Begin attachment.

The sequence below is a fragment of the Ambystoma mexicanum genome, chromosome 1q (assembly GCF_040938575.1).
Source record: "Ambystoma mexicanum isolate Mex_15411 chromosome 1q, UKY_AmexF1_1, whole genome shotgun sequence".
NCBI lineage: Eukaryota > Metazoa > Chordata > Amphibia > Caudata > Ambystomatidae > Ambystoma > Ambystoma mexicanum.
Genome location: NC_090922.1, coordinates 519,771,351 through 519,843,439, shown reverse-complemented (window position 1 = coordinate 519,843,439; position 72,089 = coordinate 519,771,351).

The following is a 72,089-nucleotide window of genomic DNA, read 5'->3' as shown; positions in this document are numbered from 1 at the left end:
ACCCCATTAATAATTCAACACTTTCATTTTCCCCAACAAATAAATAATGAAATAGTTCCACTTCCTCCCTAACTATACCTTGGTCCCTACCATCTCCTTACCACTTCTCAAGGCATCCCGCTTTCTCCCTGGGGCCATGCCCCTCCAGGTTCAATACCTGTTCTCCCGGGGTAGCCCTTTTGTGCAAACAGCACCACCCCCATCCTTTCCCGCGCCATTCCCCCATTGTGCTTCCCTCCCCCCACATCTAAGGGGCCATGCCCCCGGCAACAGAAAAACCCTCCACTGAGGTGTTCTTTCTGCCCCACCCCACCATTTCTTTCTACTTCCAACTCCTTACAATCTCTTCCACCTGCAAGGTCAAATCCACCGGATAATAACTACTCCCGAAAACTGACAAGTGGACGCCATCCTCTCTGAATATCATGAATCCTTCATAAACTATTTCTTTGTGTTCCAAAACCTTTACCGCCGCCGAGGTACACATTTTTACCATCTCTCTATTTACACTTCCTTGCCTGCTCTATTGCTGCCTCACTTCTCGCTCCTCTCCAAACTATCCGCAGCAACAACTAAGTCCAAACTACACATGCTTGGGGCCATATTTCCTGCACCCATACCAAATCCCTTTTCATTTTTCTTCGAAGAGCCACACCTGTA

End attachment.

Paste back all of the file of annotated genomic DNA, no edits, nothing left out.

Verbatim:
The sequence below is a fragment of the Ambystoma mexicanum genome, chromosome 1q (assembly GCF_040938575.1).
Source record: "Ambystoma mexicanum isolate Mex_15411 chromosome 1q, UKY_AmexF1_1, whole genome shotgun sequence".
NCBI lineage: Eukaryota > Metazoa > Chordata > Amphibia > Caudata > Ambystomatidae > Ambystoma > Ambystoma mexicanum.
Genome location: NC_090922.1, coordinates 519,771,351 through 519,843,439, shown reverse-complemented (window position 1 = coordinate 519,843,439; position 72,089 = coordinate 519,771,351).

The following is a 72,089-nucleotide window of genomic DNA, read 5'->3' as shown; positions in this document are numbered from 1 at the left end:
ACCCCATTAATAATTCAACACTTTCATTTTCCCCAACAAATAAATAATGAAATAGTTCCACTTCCTCCCTAACTATACCTTGGTCCCTACCATCTCCTTACCACTTCTCAAGGCATCCCGCTTTCTCCCTGGGGCCATGCCCCTCCAGGTTCAATACCTGTTCTCCCGGGGTAGCCCTTTTGTGCAAACAGCACCACCCCCATCCTTTCCCGCGCCATTCCCCCATTGTGCTTCCCTCCCCCCACATCTAAGGGGCCATGCCCCCGGCAACAGAAAAACCCTCCACTGAGGTGTTCTTTCTGCCCCACCCCACCATTTCTTTCTACTTCCAACTCCTTACAATCTCTTCCACCTGCAAGGTCAAATCCACCGGATAATAACTACTCCCGAAAACTGACAAGTGGACGCCATCCTCTCTGAATATCATGAATCCTTCATAAACTATTTCTTTGTGTTCCAAAACCTTTACCGCCGCCGAGGTACACATTTTTACCATCTCTCTATTTACACTTCCTTGCCTGCTCTATTGCTGCCTCACTTCTCGCTCCTCTCCAAACTATCCGCAGCAACAACTAAGTCCAAACTACACATGCTTGGGGCCATATTTCCTGCACCCATACCAAATCCCTTTTCATTTTTCTTCGAAGAGCCACACCTGTA